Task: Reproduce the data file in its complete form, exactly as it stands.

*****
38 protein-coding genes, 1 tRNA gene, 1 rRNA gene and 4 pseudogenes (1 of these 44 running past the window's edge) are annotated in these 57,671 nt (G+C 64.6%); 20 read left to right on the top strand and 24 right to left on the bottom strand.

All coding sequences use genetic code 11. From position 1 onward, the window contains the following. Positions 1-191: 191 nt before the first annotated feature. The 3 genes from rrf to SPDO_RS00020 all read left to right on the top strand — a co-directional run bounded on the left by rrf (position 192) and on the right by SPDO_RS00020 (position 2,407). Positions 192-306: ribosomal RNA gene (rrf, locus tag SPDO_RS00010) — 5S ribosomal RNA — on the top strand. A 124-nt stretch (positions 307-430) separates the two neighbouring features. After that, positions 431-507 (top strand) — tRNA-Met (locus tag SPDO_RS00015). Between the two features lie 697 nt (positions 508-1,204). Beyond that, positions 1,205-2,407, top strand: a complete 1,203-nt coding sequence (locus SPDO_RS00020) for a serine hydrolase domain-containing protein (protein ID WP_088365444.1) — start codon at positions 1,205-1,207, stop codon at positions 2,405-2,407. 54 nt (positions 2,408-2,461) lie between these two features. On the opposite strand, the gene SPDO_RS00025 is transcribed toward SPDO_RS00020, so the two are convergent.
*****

38 protein-coding genes, 1 tRNA gene, 1 rRNA gene and 4 pseudogenes (1 of these 44 running past the window's edge) are annotated in these 57,671 nt (G+C 64.6%); 20 read left to right on the top strand and 24 right to left on the bottom strand.

All coding sequences use genetic code 11. From position 1 onward, the window contains the following. Positions 1-191: 191 nt before the first annotated feature. The 3 genes from rrf to SPDO_RS00020 all read left to right on the top strand — a co-directional run bounded on the left by rrf (position 192) and on the right by SPDO_RS00020 (position 2,407). Positions 192-306: ribosomal RNA gene (rrf, locus tag SPDO_RS00010) — 5S ribosomal RNA — on the top strand. A 124-nt stretch (positions 307-430) separates the two neighbouring features. After that, positions 431-507 (top strand) — tRNA-Met (locus tag SPDO_RS00015). Between the two features lie 697 nt (positions 508-1,204). Beyond that, positions 1,205-2,407, top strand: a complete 1,203-nt coding sequence (locus SPDO_RS00020) for a serine hydrolase domain-containing protein (protein ID WP_088365444.1) — start codon at positions 1,205-1,207, stop codon at positions 2,405-2,407. 54 nt (positions 2,408-2,461) lie between these two features. On the opposite strand, the gene SPDO_RS00025 is transcribed toward SPDO_RS00020, so the two are convergent.